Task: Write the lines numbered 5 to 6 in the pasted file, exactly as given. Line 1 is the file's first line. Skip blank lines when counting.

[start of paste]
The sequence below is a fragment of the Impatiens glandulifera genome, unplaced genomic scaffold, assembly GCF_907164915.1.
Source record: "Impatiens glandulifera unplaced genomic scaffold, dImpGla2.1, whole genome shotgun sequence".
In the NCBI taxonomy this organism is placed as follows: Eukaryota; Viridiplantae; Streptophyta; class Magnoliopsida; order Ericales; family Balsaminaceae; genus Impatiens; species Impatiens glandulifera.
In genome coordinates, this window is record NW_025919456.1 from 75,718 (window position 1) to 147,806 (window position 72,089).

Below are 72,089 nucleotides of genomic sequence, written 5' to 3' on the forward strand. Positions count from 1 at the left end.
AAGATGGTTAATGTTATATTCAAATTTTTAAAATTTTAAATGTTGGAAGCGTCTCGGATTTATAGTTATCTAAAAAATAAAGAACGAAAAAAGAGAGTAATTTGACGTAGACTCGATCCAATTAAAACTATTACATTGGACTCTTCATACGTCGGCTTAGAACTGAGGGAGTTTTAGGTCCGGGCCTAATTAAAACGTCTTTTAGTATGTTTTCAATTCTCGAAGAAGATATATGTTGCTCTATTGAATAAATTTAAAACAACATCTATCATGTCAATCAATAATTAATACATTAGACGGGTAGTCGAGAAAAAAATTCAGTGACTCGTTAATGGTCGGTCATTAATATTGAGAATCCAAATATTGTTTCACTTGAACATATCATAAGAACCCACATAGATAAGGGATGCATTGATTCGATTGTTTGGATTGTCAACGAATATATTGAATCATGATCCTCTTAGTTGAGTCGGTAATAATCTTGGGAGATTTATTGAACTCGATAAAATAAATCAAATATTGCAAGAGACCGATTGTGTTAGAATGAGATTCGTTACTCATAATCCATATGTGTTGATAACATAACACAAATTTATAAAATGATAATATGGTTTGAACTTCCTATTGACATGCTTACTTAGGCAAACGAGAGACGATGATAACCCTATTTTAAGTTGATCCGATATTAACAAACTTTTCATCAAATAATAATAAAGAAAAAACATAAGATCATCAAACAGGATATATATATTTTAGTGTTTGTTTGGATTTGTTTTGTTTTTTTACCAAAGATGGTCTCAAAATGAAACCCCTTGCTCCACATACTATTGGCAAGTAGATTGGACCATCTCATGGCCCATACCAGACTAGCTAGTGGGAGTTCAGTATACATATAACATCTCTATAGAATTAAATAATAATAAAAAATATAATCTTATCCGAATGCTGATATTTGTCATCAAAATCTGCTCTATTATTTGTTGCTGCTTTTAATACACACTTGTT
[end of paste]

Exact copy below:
Below are 72,089 nucleotides of genomic sequence, written 5' to 3' on the forward strand. Positions count from 1 at the left end.
AAGATGGTTAATGTTATATTCAAATTTTTAAAATTTTAAATGTTGGAAGCGTCTCGGATTTATAGTTATCTAAAAAATAAAGAACGAAAAAAGAGAGTAATTTGACGTAGACTCGATCCAATTAAAACTATTACATTGGACTCTTCATACGTCGGCTTAGAACTGAGGGAGTTTTAGGTCCGGGCCTAATTAAAACGTCTTTTAGTATGTTTTCAATTCTCGAAGAAGATATATGTTGCTCTATTGAATAAATTTAAAACAACATCTATCATGTCAATCAATAATTAATACATTAGACGGGTAGTCGAGAAAAAAATTCAGTGACTCGTTAATGGTCGGTCATTAATATTGAGAATCCAAATATTGTTTCACTTGAACATATCATAAGAACCCACATAGATAAGGGATGCATTGATTCGATTGTTTGGATTGTCAACGAATATATTGAATCATGATCCTCTTAGTTGAGTCGGTAATAATCTTGGGAGATTTATTGAACTCGATAAAATAAATCAAATATTGCAAGAGACCGATTGTGTTAGAATGAGATTCGTTACTCATAATCCATATGTGTTGATAACATAACACAAATTTATAAAATGATAATATGGTTTGAACTTCCTATTGACATGCTTACTTAGGCAAACGAGAGACGATGATAACCCTATTTTAAGTTGATCCGATATTAACAAACTTTTCATCAAATAATAATAAAGAAAAAACATAAGATCATCAAACAGGATATATATATTTTAGTGTTTGTTTGGATTTGTTTTGTTTTTTTACCAAAGATGGTCTCAAAATGAAACCCCTTGCTCCACATACTATTGGCAAGTAGATTGGACCATCTCATGGCCCATACCAGACTAGCTAGTGGGAGTTCAGTATACATATAACATCTCTATAGAATTAAATAATAATAAAAAATATAATCTTATCCGAATGCTGATATTTGTCATCAAAATCTGCTCTATTATTTGTTGCTGCTTTTAATACACACTTGTT